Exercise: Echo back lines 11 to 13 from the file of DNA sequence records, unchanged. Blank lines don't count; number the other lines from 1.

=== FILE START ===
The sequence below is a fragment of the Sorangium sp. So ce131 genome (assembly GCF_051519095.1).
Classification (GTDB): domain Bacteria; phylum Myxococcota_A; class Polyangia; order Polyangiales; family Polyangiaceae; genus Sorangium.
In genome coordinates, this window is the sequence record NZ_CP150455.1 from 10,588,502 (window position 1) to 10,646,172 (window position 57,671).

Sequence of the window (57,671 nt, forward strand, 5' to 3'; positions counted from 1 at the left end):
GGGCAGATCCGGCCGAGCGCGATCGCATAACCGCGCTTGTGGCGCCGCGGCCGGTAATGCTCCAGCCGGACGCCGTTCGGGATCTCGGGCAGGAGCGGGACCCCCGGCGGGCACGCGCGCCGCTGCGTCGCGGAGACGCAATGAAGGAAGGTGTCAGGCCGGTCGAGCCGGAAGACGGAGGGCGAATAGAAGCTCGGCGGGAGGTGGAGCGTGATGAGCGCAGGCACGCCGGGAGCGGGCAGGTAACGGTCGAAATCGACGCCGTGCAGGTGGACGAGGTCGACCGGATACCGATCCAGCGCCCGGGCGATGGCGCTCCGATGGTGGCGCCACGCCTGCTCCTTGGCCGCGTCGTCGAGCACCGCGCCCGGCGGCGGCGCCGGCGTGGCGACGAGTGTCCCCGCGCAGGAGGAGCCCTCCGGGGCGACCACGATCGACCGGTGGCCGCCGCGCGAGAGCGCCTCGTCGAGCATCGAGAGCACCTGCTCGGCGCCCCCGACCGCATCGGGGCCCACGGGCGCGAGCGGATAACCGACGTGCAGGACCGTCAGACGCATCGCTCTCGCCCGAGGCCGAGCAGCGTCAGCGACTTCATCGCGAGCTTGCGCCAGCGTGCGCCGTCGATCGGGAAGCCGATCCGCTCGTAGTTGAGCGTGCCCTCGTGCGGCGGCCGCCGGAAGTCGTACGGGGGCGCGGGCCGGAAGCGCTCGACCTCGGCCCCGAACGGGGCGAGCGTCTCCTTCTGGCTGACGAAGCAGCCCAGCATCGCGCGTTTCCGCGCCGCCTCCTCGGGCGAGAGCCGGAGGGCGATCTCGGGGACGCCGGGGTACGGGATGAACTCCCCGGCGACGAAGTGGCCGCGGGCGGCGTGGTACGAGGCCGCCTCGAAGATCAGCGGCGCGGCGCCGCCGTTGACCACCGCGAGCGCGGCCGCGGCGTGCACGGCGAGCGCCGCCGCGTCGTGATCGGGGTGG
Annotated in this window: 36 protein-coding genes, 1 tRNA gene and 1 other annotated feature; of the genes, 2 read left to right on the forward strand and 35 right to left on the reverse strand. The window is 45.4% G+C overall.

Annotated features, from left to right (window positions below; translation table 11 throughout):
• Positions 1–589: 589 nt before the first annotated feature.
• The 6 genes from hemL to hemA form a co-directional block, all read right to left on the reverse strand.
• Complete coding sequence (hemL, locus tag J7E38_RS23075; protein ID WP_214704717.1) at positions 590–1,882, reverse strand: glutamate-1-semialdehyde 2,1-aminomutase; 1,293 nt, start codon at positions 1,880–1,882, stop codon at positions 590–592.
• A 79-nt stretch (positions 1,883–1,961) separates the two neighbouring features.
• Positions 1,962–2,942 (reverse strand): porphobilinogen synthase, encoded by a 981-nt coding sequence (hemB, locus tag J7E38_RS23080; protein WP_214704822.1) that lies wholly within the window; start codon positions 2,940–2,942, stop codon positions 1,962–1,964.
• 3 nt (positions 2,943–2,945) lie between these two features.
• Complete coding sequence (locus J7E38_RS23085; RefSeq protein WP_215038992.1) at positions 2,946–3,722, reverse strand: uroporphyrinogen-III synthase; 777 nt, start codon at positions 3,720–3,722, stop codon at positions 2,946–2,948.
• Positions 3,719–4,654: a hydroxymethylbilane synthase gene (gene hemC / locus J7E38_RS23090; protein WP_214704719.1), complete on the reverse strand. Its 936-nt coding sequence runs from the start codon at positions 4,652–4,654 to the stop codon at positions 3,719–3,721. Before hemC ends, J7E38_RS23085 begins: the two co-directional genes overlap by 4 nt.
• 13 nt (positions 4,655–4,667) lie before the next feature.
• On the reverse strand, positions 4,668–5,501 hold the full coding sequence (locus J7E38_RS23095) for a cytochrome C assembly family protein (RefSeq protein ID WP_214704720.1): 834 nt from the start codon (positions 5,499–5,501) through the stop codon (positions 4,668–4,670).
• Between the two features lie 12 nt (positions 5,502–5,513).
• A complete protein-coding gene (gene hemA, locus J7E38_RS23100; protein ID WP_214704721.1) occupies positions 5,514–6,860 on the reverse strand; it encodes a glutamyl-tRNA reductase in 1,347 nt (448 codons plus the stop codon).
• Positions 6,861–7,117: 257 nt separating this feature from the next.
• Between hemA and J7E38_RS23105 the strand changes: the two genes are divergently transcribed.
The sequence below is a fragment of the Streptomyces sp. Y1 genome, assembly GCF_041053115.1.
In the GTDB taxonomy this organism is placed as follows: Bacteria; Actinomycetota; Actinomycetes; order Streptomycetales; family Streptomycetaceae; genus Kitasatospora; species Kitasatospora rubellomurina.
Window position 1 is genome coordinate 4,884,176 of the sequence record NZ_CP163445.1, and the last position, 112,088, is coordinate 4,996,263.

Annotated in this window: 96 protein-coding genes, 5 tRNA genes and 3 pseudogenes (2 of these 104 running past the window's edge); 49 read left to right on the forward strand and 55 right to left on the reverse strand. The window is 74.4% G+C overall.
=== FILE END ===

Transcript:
• A 79-nt stretch (positions 1,883–1,961) separates the two neighbouring features.
• Positions 1,962–2,942 (reverse strand): porphobilinogen synthase, encoded by a 981-nt coding sequence (hemB, locus tag J7E38_RS23080; protein WP_214704822.1) that lies wholly within the window; start codon positions 2,940–2,942, stop codon positions 1,962–1,964.
• 3 nt (positions 2,943–2,945) lie between these two features.